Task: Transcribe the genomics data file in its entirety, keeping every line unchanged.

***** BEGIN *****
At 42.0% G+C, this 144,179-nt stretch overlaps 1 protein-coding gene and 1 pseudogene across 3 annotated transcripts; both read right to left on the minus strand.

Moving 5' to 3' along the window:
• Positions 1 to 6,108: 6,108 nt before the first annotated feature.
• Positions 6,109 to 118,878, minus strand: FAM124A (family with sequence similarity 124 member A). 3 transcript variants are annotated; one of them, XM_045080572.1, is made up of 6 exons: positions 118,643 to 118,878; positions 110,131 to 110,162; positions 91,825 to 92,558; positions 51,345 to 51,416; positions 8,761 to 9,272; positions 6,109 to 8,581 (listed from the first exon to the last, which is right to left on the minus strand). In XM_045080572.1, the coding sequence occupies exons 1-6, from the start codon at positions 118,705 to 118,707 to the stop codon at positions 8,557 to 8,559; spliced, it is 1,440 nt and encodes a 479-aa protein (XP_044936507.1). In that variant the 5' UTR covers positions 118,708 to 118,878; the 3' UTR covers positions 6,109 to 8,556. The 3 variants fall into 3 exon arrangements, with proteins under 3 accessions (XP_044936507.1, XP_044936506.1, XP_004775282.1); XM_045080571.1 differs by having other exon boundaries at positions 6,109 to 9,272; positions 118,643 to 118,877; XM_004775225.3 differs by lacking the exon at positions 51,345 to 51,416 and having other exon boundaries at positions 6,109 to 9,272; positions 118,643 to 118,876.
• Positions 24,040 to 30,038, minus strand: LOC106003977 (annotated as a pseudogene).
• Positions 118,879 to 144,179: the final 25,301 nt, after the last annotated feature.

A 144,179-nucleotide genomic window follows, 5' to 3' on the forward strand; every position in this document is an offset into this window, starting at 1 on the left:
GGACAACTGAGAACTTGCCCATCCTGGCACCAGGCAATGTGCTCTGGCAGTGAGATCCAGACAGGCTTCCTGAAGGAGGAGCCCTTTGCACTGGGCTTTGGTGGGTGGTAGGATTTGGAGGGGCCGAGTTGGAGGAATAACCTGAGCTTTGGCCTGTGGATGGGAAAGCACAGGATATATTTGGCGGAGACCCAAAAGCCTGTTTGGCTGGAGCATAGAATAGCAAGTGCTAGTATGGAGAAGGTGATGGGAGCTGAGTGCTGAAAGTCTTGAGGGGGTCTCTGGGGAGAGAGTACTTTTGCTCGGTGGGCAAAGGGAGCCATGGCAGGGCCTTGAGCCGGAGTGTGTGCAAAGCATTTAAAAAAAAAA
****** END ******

At 42.0% G+C, this 144,179-nt stretch overlaps 1 protein-coding gene and 1 pseudogene across 3 annotated transcripts; both read right to left on the minus strand.

Moving 5' to 3' along the window:
• Positions 1 to 6,108: 6,108 nt before the first annotated feature.
• Positions 6,109 to 118,878, minus strand: FAM124A (family with sequence similarity 124 member A). 3 transcript variants are annotated; one of them, XM_045080572.1, is made up of 6 exons: positions 118,643 to 118,878; positions 110,131 to 110,162; positions 91,825 to 92,558; positions 51,345 to 51,416; positions 8,761 to 9,272; positions 6,109 to 8,581 (listed from the first exon to the last, which is right to left on the minus strand). In XM_045080572.1, the coding sequence occupies exons 1-6, from the start codon at positions 118,705 to 118,707 to the stop codon at positions 8,557 to 8,559; spliced, it is 1,440 nt and encodes a 479-aa protein (XP_044936507.1). In that variant the 5' UTR covers positions 118,708 to 118,878; the 3' UTR covers positions 6,109 to 8,556. The 3 variants fall into 3 exon arrangements, with proteins under 3 accessions (XP_044936507.1, XP_044936506.1, XP_004775282.1); XM_045080571.1 differs by having other exon boundaries at positions 6,109 to 9,272; positions 118,643 to 118,877; XM_004775225.3 differs by lacking the exon at positions 51,345 to 51,416 and having other exon boundaries at positions 6,109 to 9,272; positions 118,643 to 118,876.
• Positions 24,040 to 30,038, minus strand: LOC106003977 (annotated as a pseudogene).
• Positions 118,879 to 144,179: the final 25,301 nt, after the last annotated feature.

A 144,179-nucleotide genomic window follows, 5' to 3' on the forward strand; every position in this document is an offset into this window, starting at 1 on the left:
GGACAACTGAGAACTTGCCCATCCTGGCACCAGGCAATGTGCTCTGGCAGTGAGATCCAGACAGGCTTCCTGAAGGAGGAGCCCTTTGCACTGGGCTTTGGTGGGTGGTAGGATTTGGAGGGGCCGAGTTGGAGGAATAACCTGAGCTTTGGCCTGTGGATGGGAAAGCACAGGATATATTTGGCGGAGACCCAAAAGCCTGTTTGGCTGGAGCATAGAATAGCAAGTGCTAGTATGGAGAAGGTGATGGGAGCTGAGTGCTGAAAGTCTTGAGGGGGTCTCTGGGGAGAGAGTACTTTTGCTCGGTGGGCAAAGGGAGCCATGGCAGGGCCTTGAGCCGGAGTGTGTGCAAAGCATTTAAAAAAAAAA